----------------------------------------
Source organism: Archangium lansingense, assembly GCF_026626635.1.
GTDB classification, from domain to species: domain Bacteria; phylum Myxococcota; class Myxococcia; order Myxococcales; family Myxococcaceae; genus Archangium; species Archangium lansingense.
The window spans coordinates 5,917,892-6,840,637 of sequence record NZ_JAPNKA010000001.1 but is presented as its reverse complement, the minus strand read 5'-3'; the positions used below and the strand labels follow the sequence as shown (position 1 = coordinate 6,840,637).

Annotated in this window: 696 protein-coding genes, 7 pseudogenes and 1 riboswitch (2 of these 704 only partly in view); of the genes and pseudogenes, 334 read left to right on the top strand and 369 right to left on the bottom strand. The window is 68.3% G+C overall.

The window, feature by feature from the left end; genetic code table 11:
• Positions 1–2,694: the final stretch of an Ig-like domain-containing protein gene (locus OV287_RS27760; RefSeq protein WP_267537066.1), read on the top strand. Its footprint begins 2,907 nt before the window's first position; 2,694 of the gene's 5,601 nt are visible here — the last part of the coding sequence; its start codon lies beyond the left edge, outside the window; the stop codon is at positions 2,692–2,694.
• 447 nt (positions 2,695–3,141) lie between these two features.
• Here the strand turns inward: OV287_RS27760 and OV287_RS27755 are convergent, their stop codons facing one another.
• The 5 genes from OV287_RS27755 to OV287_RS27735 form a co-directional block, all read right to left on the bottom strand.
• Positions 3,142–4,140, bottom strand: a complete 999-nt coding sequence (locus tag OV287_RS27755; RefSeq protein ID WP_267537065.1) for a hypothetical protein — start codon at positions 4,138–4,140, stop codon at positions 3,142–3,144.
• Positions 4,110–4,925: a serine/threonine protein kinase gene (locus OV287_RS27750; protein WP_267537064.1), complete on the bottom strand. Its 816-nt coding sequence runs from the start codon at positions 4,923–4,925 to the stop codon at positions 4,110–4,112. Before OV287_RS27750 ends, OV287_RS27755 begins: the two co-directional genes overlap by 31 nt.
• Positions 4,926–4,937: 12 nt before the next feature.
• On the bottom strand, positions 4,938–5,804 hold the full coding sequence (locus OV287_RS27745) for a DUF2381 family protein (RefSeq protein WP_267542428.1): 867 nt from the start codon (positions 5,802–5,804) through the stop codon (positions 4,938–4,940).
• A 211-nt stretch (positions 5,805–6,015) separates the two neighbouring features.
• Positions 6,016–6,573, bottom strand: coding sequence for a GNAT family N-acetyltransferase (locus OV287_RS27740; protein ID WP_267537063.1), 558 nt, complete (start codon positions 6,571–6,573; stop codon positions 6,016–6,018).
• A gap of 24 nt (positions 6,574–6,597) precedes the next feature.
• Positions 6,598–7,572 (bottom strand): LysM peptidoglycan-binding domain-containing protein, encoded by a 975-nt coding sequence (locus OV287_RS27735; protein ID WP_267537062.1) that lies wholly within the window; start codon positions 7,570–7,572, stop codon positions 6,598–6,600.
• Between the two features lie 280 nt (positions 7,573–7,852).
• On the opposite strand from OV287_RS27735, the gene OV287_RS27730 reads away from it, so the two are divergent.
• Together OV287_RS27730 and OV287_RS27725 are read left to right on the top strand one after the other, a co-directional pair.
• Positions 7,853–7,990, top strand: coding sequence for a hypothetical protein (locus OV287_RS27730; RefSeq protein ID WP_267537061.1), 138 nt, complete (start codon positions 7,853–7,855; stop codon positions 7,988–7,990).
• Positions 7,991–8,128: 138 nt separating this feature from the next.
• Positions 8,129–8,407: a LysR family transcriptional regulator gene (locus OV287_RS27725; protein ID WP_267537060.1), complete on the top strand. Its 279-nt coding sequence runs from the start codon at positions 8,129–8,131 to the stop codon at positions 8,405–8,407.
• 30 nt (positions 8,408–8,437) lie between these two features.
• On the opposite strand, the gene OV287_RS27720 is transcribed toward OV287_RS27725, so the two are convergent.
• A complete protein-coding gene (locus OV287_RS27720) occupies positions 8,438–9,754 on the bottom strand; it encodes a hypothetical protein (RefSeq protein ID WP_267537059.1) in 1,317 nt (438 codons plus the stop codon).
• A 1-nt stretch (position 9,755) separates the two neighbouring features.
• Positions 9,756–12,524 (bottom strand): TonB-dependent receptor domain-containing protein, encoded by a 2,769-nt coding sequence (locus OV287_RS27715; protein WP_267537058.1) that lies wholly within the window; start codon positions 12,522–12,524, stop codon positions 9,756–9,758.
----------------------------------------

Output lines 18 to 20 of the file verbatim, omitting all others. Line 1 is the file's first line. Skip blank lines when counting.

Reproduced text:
• Between the two features lie 280 nt (positions 7,573–7,852).
• On the opposite strand from OV287_RS27735, the gene OV287_RS27730 reads away from it, so the two are divergent.
• Together OV287_RS27730 and OV287_RS27725 are read left to right on the top strand one after the other, a co-directional pair.